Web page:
Up till now I had lived without trees, with the exception of those twenty-five I have spoken of, which formed a landmark for all the country round; so that this great number--hundreds and thousands--of trees was a marvel and delight. But the plantation and what it was to me will form the subject of a chapter by itself. It was a paradise of rats, as I very soon discovered. Our little native guide and instructor was full of the subject, and promised to let us see the rats with our own eyes as soon as the sun went down; that would finish the day of strange sights with the strangest of all.

Accordingly, when the time came he led us to a spot beyond the barns and wood-piles, where all the offal of slaughtered animals, bones, and unconsumed meats from the kitchen, and rubbish from a wasteful, disorderly establishment, were cast out each day. Here we all sat down in a row on a log among the dead weeds on the border of the evil- smelling place, and he told us to be very still and speak no word; for, said he, unless we move or make a sound the rats will not heed us; they will regard us as so many wooden images. And so it proved, for very soon after the sun had gone down we began to see rats stealing out of the woodpile and from the dead weeds on every side, all converging to that one spot where a generous table was spread for them and for the brown carrion hawks that came by day. Big, old, grey rats with long, scaly tails, others smaller, and smaller still, the least of all being little bigger than mice, until the whole place swarmed with them, all busily hunting for food, feeding, squealing, fighting, and biting. I had not known that the whole world contained so many rats as I now saw congregated before me.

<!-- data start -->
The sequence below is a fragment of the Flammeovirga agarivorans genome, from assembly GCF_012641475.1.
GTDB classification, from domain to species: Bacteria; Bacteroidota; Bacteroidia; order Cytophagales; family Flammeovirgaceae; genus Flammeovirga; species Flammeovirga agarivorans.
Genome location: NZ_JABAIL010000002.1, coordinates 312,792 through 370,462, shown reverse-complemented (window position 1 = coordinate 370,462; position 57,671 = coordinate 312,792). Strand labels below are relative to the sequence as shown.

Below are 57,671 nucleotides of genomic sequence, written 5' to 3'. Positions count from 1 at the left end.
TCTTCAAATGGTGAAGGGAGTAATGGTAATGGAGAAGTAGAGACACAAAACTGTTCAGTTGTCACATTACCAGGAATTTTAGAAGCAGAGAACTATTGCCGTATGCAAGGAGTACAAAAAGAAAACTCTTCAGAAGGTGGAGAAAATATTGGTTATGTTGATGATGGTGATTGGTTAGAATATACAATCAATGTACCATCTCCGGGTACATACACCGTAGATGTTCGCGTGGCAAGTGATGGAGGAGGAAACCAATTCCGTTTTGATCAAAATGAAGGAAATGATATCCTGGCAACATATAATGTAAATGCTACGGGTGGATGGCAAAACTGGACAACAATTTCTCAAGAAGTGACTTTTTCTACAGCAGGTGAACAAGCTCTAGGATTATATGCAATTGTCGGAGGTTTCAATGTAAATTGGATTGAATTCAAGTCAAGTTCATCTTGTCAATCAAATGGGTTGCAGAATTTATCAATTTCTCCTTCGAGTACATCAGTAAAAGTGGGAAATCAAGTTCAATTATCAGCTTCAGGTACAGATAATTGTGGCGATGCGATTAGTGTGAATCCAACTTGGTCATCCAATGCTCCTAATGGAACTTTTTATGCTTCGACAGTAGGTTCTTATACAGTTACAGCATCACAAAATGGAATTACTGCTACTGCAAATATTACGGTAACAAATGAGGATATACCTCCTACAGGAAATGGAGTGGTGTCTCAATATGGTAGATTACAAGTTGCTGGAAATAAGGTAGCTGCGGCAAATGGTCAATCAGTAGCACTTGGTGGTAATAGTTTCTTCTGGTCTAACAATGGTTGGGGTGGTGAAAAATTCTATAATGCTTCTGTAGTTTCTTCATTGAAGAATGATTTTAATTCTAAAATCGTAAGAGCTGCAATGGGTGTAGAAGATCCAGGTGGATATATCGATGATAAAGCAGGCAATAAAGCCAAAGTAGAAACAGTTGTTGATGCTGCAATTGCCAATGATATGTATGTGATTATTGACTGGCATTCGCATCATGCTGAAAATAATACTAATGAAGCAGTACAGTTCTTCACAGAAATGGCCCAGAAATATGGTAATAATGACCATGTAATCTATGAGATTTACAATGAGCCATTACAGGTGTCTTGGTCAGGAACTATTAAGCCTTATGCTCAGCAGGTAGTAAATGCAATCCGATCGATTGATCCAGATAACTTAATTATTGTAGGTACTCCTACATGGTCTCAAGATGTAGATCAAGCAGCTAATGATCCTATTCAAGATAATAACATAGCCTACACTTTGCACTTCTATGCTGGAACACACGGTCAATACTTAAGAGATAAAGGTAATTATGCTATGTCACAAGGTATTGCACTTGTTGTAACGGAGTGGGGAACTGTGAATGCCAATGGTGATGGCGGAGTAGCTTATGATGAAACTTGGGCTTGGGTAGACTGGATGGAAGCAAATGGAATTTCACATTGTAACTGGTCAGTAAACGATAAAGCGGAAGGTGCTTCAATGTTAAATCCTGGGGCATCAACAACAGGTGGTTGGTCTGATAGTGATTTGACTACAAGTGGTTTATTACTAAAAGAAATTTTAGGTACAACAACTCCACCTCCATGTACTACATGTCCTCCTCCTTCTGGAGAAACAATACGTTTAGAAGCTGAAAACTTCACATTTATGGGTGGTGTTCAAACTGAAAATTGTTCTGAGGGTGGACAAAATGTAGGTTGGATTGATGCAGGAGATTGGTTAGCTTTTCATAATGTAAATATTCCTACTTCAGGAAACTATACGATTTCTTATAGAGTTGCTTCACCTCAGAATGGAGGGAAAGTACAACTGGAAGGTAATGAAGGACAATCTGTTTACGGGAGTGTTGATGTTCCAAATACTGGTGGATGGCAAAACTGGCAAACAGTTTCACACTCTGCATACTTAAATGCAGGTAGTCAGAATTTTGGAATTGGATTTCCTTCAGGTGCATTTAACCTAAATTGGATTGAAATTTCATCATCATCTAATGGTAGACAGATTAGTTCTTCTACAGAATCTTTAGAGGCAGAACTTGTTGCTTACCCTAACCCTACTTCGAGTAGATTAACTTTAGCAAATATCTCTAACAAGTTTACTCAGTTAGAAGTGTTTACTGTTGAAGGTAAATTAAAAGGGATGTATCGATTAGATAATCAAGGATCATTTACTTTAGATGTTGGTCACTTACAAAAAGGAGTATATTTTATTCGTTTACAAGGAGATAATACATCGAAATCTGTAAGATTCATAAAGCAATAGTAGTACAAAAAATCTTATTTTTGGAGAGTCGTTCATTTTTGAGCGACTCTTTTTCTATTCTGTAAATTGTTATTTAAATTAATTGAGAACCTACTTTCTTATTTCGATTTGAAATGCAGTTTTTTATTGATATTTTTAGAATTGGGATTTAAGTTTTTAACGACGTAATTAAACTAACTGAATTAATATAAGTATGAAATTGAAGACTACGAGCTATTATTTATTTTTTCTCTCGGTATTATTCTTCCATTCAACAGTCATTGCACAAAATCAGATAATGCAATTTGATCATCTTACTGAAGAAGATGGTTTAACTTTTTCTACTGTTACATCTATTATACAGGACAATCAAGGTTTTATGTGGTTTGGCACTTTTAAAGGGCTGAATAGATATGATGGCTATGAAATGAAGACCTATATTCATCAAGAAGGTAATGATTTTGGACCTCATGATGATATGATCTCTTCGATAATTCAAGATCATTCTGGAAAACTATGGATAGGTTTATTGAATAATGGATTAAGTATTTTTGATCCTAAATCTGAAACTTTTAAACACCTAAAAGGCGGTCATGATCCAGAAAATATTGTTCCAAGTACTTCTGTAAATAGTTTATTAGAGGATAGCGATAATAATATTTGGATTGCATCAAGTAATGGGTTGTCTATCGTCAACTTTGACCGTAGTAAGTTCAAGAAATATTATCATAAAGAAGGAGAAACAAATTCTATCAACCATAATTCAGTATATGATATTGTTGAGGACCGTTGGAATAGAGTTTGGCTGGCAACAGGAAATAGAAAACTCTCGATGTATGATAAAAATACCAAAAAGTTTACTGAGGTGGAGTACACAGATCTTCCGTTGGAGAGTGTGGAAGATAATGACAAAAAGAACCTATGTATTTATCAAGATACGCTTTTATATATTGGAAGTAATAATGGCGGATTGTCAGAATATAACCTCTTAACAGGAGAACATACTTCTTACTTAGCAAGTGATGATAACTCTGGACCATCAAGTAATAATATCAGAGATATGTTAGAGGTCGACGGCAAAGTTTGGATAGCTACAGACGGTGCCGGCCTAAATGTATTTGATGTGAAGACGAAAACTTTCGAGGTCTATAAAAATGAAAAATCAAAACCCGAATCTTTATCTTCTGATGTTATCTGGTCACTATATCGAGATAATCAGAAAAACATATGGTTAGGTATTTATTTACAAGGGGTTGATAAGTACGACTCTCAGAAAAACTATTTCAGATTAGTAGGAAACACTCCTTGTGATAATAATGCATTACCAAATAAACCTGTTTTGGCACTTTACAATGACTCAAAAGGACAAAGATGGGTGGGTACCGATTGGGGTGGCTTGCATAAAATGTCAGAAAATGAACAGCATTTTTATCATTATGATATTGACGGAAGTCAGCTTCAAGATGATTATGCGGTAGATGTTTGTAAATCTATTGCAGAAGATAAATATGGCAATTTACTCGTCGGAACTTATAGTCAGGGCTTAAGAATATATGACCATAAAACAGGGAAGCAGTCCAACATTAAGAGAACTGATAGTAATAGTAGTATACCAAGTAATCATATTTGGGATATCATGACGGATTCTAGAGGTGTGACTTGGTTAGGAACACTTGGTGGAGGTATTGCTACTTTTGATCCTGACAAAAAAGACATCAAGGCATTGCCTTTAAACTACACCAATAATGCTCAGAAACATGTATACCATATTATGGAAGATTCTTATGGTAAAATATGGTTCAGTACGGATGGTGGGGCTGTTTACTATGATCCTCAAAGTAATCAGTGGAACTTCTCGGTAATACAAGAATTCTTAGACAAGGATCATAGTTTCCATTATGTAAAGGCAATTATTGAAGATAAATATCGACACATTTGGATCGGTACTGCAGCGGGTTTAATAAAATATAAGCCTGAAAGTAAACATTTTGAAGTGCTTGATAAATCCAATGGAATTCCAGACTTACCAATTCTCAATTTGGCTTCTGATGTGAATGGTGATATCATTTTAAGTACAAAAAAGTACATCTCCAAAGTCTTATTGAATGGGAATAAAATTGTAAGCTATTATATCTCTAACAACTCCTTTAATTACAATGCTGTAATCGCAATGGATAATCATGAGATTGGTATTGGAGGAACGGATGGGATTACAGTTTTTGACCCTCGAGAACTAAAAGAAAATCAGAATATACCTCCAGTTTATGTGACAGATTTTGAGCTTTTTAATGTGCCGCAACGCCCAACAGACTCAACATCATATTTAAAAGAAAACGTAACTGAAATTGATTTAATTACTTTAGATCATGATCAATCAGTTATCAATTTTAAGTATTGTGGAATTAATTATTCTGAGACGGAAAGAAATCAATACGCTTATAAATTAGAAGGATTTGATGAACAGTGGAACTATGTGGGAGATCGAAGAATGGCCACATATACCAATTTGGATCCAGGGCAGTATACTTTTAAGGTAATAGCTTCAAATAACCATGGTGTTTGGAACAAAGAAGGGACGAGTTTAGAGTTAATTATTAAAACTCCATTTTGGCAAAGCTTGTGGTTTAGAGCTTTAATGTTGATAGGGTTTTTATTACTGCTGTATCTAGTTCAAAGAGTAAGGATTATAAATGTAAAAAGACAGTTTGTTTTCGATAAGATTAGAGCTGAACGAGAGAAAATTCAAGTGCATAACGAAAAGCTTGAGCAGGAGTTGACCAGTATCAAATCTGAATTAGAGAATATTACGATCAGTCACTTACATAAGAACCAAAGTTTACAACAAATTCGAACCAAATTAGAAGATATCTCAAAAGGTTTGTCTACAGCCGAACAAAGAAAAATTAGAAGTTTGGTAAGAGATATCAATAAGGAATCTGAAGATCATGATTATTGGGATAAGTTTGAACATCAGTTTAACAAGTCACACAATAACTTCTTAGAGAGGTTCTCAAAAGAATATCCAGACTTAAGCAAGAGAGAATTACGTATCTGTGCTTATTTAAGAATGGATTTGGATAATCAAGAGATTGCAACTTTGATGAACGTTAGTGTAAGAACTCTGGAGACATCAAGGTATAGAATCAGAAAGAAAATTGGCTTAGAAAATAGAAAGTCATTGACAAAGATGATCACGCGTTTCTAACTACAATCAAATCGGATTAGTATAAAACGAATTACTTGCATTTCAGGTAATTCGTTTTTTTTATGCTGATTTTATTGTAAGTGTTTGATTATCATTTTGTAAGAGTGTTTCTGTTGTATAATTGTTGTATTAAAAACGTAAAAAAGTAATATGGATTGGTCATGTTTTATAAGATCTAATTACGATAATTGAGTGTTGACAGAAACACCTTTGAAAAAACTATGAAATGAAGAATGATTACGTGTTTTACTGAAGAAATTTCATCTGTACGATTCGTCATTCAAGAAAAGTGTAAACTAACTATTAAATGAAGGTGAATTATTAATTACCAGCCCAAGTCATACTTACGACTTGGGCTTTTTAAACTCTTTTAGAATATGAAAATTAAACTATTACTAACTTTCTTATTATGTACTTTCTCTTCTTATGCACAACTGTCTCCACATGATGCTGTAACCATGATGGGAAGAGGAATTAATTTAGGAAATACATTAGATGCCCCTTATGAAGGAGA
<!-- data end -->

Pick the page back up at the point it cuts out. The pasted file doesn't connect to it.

Suddenly our guide jumped up and loudly clapped his hands, which produced a curious effect--a short, sharp little shriek of terror from the busy multitude, followed by absolute stillness, every rat frozen to stone, which lasted for a second or two; then a swift scuttling away in all directions, vanishing with a rustling sound through the dead grass and wood.

It had been a fine spectacle, and we enjoyed it amazingly; it raised Mus decumanus to a beast of immense importance in my mind. Soon he became even more important in an unpleasant way when it was discovered that rats were abundant indoors as well as out. The various noises they made at night were terrifying; they would run over our beds and sometimes we would wake up to find that one had got in between the sheets and was trying frantically to get out. Then we would yell, and half the house would be roused and imagine some dreadful thing. But when they found out the cause, they would only laugh at and rebuke us for being such poor little cowards.